Ala. murderer sues state to allow imam during execution

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Domineque Ray wants an imam by his side when the state of Alabama puts the murderer to death.

But Alabama’s policy is to have a Christian chaplain in the room, who often kneels next to the death row prisoner and will pray with the inmate if asked.

Ray and his attorneys feel his religious rights have been violated and have taken their case to court, getting a stay of the execution that is scheduled for Thursday.

“If Mr. Ray were non-Catholic Christian, he would have a spiritual adviser of faith,” attorney Spencer Hahn said Wednesday. “… Because he happens to be Muslim, just as if you were Buddhist, he is being treated differently than everybody else, purely because of his religion.”

They have petitioned the court to have the chaplain excluded from the room and for the imam to be there to give spiritual guidance and comfort.

The state says it is a matter of security and all people in the room when executions take place are department of corrections employees. It says it is willing to hold the execution without a religious cleric in the room. It is asking the US Supreme Court to overturn the stay.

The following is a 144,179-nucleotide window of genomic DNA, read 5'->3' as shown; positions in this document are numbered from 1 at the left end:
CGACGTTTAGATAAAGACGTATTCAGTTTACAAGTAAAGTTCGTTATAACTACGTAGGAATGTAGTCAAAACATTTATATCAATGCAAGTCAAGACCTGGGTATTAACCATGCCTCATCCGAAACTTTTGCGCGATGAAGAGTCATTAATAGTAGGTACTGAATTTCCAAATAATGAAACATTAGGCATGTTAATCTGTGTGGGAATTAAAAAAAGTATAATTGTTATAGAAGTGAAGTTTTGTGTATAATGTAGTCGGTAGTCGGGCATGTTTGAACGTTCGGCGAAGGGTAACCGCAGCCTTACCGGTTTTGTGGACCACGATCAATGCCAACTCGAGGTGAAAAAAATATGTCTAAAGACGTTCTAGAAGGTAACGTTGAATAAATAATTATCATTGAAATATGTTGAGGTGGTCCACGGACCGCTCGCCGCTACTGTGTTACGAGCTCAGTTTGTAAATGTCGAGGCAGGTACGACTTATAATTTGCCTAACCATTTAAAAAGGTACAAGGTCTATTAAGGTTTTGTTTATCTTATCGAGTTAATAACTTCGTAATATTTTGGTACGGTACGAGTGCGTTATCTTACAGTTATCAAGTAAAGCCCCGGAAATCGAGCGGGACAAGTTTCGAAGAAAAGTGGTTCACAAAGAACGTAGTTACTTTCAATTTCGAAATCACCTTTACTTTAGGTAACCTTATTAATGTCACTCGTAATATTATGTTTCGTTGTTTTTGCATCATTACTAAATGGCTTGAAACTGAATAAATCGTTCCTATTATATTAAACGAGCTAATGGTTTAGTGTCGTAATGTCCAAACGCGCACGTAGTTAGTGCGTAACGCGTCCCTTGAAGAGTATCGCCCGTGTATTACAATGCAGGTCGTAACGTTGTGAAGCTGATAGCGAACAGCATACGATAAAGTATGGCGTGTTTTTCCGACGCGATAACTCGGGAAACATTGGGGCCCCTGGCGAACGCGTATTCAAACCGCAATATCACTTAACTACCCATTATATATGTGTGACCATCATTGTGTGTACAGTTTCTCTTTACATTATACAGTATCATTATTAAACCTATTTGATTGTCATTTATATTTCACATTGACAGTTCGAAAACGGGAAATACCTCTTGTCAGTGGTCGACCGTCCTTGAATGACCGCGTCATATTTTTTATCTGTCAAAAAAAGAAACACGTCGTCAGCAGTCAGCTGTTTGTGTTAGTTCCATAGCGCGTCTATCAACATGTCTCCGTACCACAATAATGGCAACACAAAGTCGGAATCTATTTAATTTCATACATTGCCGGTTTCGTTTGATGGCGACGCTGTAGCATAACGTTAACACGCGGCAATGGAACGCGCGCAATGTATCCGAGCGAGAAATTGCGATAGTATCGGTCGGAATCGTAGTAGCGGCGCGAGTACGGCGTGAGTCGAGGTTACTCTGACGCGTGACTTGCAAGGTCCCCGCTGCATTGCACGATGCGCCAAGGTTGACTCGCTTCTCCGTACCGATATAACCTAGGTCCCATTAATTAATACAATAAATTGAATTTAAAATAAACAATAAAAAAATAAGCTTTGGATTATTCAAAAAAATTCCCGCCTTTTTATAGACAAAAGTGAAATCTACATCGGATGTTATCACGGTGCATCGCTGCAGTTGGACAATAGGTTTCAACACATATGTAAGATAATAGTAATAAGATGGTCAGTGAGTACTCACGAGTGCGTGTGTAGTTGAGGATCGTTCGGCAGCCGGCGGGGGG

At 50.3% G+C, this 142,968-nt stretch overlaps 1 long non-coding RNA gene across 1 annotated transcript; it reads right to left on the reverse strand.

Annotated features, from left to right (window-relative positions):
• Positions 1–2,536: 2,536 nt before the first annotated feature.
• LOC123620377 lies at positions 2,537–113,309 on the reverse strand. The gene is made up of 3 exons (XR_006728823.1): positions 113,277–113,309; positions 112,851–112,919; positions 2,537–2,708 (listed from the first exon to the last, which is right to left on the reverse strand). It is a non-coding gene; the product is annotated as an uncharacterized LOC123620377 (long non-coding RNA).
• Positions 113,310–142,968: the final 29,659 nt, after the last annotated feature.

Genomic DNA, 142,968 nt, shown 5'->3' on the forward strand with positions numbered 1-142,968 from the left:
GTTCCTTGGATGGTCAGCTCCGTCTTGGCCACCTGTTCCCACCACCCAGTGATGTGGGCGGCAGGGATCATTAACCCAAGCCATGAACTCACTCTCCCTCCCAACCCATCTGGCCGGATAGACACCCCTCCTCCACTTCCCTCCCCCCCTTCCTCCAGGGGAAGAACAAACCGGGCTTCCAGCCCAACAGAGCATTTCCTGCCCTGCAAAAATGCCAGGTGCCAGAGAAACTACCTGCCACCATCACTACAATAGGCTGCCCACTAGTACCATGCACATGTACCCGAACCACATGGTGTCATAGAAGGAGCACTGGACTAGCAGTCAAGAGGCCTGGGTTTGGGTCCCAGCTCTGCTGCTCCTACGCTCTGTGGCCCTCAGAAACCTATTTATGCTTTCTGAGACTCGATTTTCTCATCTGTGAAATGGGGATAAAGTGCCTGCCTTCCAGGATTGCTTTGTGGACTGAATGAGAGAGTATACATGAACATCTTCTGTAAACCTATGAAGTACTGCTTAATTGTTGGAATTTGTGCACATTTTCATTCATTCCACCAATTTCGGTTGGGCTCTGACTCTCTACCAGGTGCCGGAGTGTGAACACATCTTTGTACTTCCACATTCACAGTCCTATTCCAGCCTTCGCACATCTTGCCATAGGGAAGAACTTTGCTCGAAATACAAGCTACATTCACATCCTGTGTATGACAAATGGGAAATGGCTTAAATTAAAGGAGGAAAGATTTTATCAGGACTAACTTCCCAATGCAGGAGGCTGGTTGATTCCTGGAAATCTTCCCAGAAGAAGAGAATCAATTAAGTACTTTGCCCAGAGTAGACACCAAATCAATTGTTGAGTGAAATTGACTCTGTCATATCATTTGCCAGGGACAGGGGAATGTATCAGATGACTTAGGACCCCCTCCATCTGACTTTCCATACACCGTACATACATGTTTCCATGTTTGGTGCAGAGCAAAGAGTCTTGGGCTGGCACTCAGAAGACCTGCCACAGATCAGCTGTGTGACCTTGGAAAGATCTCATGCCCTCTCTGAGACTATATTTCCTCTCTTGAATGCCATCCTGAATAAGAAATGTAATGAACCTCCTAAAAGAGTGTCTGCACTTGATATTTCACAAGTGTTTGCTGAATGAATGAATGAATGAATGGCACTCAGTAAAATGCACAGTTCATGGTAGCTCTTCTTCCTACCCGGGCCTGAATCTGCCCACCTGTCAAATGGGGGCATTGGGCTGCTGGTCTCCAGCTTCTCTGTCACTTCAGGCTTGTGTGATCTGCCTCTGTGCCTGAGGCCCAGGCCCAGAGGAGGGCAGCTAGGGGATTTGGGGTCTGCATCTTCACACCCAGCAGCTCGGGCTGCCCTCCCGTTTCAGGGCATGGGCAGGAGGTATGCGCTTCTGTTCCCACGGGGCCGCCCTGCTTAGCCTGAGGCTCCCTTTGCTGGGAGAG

Ray’s attorney said the imam visits monthly with 10 death row inmates and has passed security checks.

Ray, who was born in 1976, was sentenced to death in 1999 for his part in the rape and murder of a teenage girl in Selma, Alabama. His co-defendant in the case, Marcus Owden, is serving life without parole.

Ray has always said he is innocent, his attorney said.

His lawyer believes he became a Muslim in prison. Court documents say Ray has been a Muslim since at least 2006.

Hahn plans to file a response to the state’s appeal to the Supreme Court by 11 a.m. CT on Thursday.

Ray also has a pending challenge over his conviction. The petition says Ray’s legal team at trial was not made aware that Owden was schizophrenic at the time. The document, filed by other attorneys for Ray, asks the Supreme Court to stay his execution.

CORRECTION: This story has been updated to correct the spelling of the inmate’s first name.